The former striker picks his Perfect XI of team-mates and opponents back in September 2008.
Seemed like he was unbeatable at times. To look back and see him in your goal filled the rest of the team with such confidence. I also played against him many times, but the closest I got to scoring was hitting the post with an overhead kick. I’ll take that.
Had such a great attitude, was quick and could really defend, as shown by his ability to play centre-back as well. Never given the run-around by a winger, not even Ryan Giggs. One of my best pals in football but that’s not why he’s in!
Another good pal and a great defender. Awesome in training – when he trained! He had loads of niggling injuries, which often prevented him from training, but he could always turn it on for big games. Good in the air but very quick as well.
A great defender but what I really like about him is that he can really play too. The potential was always there and he was already very good when I played against him, but he’s just got better and better with experience. One of the best defenders in the world.
I deliberated this position a lot, but in the end I had to go for Dennis. In a word: faultless. He was the last person in that Manchester United to receive praise but he didn’t want it. Could also play-right back and scored a lot of goals for a defender.
The last great two-footed player in the Premier League. A great entertainer, a really nice person and a dream to play with as a centre-forward because of his crossing ability. Just ask Les Ferdinand.
Paul Ince & Roy Keane
I had to pick two from Ince, Keane and Robbo [Bryan Robson] but these two edge it because their careers overlapped more with mine and I saw more of them. Because of their reputations as aggressive, combative midfielders, people tend to overlook their other qualities. They could both pass, head, score goals and their positional play was excellent. Class acts.
Quite simply the best left-winger in the history of the Premier League and one of the best ever, full stop. So consistent, given people always expect players of his type to perform magic. Fast, tricky, always weighed in with his fair share of goals, worked hard… and a winner, of course.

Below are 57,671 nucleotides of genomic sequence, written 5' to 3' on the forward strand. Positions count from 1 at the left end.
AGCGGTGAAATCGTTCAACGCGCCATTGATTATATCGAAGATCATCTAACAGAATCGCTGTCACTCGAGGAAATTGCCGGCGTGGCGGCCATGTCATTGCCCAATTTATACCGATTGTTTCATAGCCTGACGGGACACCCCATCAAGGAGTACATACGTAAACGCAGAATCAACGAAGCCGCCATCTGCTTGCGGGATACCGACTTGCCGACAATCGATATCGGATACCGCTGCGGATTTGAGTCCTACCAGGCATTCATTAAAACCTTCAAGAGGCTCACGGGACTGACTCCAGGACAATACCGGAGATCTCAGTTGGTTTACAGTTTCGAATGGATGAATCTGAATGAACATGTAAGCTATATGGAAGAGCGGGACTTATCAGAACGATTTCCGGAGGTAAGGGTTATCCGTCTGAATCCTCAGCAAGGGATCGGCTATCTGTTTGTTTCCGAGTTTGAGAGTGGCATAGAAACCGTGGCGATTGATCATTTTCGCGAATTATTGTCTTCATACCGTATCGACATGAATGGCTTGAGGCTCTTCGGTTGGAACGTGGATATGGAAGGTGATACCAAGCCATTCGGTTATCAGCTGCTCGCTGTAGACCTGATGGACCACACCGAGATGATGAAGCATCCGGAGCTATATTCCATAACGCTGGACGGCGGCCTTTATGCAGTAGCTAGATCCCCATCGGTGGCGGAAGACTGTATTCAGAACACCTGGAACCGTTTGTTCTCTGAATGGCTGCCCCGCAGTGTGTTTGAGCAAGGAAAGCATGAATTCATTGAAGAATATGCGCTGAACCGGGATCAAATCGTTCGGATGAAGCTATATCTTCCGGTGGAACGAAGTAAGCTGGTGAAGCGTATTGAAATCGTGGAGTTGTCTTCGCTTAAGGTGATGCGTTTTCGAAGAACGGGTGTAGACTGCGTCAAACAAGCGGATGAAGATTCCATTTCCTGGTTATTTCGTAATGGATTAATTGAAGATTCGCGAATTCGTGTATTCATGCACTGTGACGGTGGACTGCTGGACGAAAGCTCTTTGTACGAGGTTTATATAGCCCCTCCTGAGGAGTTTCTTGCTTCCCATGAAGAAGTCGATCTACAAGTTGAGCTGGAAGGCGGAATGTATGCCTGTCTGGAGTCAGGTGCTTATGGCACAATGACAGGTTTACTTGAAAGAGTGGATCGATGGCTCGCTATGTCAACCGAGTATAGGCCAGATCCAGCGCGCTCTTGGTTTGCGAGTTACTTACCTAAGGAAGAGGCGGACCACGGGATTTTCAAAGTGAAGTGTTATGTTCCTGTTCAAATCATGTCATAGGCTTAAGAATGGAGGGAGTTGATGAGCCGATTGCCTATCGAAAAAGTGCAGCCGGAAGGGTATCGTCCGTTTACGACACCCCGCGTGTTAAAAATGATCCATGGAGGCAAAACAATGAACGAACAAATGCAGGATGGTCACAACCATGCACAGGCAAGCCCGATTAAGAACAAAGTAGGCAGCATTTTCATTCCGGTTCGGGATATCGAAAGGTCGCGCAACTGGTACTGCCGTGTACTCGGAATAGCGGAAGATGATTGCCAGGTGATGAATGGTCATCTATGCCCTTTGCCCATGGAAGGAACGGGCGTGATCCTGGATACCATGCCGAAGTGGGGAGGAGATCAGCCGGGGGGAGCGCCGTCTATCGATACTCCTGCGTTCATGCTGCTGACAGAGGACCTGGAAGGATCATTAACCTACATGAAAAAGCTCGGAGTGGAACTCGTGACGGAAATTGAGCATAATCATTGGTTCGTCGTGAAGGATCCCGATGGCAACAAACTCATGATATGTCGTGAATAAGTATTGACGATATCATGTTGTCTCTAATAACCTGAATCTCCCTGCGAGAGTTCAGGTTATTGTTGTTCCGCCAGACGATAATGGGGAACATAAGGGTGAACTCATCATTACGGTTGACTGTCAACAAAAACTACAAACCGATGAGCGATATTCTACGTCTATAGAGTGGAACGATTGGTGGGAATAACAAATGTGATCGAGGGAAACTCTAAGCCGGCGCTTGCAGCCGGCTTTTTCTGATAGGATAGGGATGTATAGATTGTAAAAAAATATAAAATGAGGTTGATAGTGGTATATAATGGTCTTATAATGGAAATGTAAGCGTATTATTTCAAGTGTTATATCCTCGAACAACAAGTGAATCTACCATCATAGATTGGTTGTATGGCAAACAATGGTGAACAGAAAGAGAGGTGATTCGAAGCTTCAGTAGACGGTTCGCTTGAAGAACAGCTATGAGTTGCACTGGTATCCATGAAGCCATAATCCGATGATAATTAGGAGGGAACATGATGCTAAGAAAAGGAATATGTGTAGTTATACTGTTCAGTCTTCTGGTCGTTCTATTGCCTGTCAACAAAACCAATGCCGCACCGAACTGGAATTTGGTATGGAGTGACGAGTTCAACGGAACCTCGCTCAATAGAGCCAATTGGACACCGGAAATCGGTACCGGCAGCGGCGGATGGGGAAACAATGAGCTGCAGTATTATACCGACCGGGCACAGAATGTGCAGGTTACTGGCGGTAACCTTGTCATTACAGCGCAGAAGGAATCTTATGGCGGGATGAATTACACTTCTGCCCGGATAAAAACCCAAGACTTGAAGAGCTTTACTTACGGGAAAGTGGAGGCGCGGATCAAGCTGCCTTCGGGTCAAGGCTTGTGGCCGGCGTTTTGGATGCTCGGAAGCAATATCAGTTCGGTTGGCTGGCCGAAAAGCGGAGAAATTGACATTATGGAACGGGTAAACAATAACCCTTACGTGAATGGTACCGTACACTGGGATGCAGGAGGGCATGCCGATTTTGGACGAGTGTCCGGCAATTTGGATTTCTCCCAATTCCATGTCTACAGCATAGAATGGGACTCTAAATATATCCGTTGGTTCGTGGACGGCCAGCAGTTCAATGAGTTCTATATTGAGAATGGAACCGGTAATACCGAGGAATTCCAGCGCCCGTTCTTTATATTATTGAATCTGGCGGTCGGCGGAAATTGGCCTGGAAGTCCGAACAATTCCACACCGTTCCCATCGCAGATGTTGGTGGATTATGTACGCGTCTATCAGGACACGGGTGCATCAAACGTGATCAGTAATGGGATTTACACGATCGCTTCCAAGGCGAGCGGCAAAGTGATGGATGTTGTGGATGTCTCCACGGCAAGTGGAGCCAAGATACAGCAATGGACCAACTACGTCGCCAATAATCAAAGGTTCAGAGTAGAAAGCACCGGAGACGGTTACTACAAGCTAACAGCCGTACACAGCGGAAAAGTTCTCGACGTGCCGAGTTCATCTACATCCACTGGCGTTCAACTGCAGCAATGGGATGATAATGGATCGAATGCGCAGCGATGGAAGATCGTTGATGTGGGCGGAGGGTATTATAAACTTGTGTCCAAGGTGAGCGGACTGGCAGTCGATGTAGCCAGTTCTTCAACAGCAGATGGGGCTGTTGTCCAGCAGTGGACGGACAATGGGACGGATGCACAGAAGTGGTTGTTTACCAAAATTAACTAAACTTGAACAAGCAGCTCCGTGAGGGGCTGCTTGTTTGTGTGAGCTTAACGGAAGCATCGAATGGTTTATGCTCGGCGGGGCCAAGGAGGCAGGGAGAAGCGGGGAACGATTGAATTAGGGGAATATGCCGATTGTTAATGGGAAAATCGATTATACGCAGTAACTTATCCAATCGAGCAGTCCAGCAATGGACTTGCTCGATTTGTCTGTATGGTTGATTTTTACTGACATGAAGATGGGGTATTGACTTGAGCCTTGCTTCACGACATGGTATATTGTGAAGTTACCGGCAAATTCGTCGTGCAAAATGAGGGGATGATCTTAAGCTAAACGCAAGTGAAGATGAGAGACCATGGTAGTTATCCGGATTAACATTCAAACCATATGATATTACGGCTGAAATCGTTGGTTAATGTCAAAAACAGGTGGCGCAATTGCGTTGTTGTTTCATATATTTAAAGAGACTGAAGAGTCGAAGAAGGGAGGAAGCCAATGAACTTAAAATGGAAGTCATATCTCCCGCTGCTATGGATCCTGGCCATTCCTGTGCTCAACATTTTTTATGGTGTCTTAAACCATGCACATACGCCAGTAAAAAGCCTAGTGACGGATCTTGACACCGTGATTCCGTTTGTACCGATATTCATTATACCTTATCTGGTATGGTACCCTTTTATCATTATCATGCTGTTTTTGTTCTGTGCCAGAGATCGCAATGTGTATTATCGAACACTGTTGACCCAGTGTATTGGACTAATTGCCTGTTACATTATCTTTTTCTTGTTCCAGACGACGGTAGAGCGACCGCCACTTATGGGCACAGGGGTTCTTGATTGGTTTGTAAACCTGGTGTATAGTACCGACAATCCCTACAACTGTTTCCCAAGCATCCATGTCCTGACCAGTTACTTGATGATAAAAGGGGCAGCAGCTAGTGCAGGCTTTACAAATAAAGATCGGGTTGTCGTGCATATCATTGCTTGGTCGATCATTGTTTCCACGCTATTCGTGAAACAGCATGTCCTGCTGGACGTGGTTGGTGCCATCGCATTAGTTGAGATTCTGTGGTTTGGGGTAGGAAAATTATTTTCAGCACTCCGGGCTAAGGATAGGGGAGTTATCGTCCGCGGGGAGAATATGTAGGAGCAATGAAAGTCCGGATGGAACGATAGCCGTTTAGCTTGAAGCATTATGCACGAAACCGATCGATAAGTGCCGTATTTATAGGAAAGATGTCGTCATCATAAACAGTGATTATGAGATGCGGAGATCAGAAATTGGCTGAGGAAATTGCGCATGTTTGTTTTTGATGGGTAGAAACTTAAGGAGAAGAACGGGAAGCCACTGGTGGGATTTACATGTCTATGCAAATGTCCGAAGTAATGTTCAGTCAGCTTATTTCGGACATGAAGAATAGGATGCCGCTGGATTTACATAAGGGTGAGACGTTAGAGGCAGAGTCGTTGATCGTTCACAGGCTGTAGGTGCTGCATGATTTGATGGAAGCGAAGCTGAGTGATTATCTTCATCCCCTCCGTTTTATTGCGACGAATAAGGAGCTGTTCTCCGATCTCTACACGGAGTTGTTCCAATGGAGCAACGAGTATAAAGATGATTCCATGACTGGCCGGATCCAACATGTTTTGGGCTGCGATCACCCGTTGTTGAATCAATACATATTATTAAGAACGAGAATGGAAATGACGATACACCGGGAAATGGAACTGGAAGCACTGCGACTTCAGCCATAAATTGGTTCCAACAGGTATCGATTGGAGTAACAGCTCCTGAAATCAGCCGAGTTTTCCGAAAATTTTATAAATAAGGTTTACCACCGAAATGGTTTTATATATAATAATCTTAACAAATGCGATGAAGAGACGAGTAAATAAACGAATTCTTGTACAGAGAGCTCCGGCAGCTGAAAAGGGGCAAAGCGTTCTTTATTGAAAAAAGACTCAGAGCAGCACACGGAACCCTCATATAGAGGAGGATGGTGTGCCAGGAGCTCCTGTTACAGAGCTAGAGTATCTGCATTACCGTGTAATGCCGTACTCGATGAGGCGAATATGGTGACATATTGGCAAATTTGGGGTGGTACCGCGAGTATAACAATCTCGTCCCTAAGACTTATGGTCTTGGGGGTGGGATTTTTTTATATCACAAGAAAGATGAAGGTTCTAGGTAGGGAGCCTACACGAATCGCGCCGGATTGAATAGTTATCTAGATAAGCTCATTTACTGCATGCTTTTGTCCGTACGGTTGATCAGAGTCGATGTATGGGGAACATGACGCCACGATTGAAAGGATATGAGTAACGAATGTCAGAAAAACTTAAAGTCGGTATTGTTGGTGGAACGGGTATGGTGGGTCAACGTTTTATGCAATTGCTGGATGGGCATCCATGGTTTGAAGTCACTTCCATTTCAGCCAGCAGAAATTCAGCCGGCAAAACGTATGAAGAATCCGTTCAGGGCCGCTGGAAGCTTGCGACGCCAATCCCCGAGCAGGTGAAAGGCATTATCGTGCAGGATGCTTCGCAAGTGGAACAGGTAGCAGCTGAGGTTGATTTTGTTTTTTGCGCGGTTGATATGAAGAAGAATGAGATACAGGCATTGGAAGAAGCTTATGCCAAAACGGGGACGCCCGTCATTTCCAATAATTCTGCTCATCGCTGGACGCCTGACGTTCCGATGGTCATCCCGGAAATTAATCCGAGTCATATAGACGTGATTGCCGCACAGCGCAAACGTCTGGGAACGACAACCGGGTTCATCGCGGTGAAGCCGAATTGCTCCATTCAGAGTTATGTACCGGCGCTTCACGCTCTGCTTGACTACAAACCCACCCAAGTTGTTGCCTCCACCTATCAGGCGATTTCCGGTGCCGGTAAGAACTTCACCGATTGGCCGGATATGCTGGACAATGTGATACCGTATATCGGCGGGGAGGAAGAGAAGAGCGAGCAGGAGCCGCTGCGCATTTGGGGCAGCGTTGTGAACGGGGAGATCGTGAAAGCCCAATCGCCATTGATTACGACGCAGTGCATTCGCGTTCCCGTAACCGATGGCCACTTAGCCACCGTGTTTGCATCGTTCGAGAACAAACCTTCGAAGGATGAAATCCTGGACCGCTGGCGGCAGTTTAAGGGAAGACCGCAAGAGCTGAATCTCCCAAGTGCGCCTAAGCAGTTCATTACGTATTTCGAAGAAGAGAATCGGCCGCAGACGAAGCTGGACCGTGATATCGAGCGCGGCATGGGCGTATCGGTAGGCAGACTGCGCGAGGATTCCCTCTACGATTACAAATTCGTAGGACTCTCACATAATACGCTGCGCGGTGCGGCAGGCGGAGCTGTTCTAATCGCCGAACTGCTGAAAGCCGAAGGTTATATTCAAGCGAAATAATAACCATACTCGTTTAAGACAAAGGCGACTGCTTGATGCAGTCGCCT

For his flair, for his finishing ability, for his showmanship, for his passion. Scored goals wherever he went and although he did played with a great provider in Dennis Bergkamp, in other respects it’s more difficult to do it at a big club and his record at Arsenal speaks for itself. Perhaps because he came into professional football late, he loved every minute of it. You could tell he lived for the game.
The best centre-forward I’ve seen at holding the ball up and bringing others into play and great in the air considering he wasn’t that tall. His volleying was also the best I’ve seen. I only got to play with him about four times, but it was enough to see how good he was. I think he’d combine really well with Wrighty.
I think he’s been unfairly treated by England down the years and the fact that he’s back in the number one jersey at 38 proves just how good he is. He’s in such great shape, proof that hard work gets rewarded.
I played with him for the best part of a season when we won the reserve league for Manchester United and we scored a bucket-load of goal between us. You could tell then he was going to be a class player and is still one of the best midfielders in the Premier League.
Provided a lot of goals for me when I was at Coventry. So fast and skilful that he was almost unplayable at his best. Extremely generous on the pitch, and in life too. I’ve got a lot of time for him.
I’ve got to have a couple of players from my Norwich days and I’ve never known a player work his sock off so much. Always popular with fans because of his work ethic.
When fit, a prolific goalscorer at Championship level and would have played in the Premier League were in not for injury.
Interview: October 2009. Dion Dublin has joined Sky Sports as a studio expert on live football including Barclays Premier League coverage exclusively live in Sky Sports HD